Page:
Graduation Year


Document Type




Degree Granting Department

Biology (Cell Biology, Microbiology, Molecular Biology)

Major Professor

James T. Riordan, Ph.D.

Committee Member

Lindsey N. Shaw, Ph.D.

Committee Member

Kathleen M. Scott, Ph.D.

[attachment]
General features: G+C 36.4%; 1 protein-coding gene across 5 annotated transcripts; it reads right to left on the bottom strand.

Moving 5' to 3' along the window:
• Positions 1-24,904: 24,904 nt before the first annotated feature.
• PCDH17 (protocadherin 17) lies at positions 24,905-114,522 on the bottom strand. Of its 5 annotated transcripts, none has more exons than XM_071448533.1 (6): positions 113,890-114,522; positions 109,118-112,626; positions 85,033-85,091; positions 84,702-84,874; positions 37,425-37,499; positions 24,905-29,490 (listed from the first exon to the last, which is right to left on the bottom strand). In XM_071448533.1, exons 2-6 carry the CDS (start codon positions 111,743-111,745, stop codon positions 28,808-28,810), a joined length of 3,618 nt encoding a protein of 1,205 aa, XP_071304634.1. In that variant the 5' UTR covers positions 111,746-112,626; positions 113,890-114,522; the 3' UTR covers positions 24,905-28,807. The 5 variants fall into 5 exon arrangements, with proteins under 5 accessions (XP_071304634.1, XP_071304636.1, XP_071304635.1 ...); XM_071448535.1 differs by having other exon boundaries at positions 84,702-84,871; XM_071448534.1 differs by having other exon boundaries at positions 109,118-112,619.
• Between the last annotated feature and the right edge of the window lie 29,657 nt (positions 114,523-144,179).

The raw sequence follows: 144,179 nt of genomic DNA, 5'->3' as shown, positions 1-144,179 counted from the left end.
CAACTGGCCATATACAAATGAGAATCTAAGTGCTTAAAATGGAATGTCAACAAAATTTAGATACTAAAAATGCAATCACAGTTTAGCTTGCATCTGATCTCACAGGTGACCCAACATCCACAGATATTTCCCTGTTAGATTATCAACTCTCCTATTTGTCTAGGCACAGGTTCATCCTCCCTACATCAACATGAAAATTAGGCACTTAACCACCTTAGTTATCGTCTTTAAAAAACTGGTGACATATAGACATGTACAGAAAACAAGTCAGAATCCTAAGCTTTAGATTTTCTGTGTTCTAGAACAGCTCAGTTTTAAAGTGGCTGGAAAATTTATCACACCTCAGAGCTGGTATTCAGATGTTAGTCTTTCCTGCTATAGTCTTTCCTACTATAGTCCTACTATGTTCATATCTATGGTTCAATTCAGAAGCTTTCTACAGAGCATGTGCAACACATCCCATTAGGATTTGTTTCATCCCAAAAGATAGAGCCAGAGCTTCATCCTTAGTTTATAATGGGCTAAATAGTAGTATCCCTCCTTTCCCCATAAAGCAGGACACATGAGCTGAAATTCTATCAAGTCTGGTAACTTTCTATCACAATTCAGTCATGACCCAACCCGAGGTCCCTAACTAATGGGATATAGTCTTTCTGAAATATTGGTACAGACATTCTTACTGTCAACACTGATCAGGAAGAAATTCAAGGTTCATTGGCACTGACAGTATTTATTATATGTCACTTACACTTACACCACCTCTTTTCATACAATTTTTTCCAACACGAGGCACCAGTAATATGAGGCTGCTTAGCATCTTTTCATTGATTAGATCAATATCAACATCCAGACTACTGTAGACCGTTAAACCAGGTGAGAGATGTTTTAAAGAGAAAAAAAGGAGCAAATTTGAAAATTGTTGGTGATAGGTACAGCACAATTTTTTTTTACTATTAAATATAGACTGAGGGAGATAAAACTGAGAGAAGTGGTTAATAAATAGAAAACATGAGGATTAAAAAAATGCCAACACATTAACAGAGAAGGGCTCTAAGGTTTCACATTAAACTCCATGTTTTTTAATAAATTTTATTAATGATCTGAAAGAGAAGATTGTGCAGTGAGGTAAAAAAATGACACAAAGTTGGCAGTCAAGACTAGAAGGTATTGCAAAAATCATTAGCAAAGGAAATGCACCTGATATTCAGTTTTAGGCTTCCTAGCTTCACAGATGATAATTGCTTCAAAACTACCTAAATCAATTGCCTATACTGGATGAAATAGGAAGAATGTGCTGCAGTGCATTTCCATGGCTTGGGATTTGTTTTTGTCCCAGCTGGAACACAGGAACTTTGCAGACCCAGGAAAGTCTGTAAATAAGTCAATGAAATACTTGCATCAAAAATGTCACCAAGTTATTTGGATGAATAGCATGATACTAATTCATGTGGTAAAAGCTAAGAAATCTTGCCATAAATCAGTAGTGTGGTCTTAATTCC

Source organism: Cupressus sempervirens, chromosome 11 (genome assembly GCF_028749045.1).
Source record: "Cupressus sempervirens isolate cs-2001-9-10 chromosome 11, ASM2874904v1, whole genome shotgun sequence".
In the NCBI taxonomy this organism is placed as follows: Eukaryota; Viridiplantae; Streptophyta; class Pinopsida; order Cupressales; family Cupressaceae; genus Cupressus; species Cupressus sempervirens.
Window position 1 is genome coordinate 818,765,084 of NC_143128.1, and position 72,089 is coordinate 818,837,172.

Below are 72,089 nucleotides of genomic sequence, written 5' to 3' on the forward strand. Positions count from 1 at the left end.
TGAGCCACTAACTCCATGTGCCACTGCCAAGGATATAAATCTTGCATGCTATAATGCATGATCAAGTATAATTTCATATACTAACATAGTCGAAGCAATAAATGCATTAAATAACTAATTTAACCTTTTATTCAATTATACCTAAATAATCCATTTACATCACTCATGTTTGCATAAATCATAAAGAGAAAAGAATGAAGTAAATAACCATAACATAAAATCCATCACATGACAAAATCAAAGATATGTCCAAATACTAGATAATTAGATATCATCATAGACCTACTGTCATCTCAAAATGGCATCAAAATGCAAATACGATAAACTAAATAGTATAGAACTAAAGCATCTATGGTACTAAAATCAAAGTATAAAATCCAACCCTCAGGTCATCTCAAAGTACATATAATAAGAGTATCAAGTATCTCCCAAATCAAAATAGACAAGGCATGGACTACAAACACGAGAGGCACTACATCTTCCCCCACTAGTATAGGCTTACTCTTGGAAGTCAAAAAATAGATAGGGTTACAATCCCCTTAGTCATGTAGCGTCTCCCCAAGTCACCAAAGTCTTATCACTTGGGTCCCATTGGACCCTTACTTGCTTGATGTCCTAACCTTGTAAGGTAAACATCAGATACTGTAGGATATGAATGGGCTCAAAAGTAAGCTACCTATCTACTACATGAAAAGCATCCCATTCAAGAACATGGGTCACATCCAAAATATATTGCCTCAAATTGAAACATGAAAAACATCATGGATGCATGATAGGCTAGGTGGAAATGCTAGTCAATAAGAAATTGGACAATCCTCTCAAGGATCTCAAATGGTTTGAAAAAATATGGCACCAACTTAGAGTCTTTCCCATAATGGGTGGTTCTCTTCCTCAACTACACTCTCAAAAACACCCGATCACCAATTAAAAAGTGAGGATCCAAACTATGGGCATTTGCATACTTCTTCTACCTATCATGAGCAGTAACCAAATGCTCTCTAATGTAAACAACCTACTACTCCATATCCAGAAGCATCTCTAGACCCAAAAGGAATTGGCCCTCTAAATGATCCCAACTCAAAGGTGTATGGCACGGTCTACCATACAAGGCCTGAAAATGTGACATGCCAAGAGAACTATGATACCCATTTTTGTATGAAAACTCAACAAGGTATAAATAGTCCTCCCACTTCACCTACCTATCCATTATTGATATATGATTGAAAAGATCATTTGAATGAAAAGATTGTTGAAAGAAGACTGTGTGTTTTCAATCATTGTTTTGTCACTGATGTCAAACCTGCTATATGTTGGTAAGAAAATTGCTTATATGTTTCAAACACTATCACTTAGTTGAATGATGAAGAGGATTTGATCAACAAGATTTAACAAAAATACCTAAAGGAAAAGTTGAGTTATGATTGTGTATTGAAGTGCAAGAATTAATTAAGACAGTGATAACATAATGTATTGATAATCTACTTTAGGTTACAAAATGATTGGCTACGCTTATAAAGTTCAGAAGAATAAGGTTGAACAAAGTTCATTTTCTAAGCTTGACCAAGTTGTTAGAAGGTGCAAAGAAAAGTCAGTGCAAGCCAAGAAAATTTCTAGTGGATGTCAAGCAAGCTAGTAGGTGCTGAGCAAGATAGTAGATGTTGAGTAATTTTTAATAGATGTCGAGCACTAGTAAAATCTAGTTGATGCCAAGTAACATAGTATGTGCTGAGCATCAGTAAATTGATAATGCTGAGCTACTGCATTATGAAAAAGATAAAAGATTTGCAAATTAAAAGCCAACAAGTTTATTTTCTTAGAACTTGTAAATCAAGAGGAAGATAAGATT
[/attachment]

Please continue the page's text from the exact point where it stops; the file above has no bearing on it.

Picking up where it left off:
Extreme acid resistance contributes to the successful transmission of enterohemorrhagic E. coli (EHEC) through acidic food matrices and the stomach, allowing it to gain access to the intestine and elicit disease in humans. Alternative sigma factor N (σN, encoded by rpoN) was previously identified as a novel regulator of extreme acid resistance in EHEC. This study investigated the role for σN and co-expressed products of the rpoN operon in the acid resistance phenotype of EHEC. The results revealed that σN primarily controls acid resistance through repression of the glutamate-dependent acid resistance (GDAR) system through control of the σS-directed GadXW pathway. σN was also determined to repress additional acid resistance systems, including arginine-dependent acid resistance, and an anaerobic acid resistance mechanism. Two gene products of the rpoN operon, hpf and ptsN, were also determined to negatively affect GDAR, as well as expression of the σN dependent genes glnA, astA, and pspA. Mutation of hpf and ptsN did not however alter the transcription of rpoN. Transcript levels of rpoN operon genes were observed to be differential, and inconsistent with the hypothesis of expression as a single transcriptional unit. Together this data signifies the importance of rpoN operon genes in the negative regulation of extreme acid resistance systems, and suggests that the products of hpf and ptsN control the activity of σN at its promoters.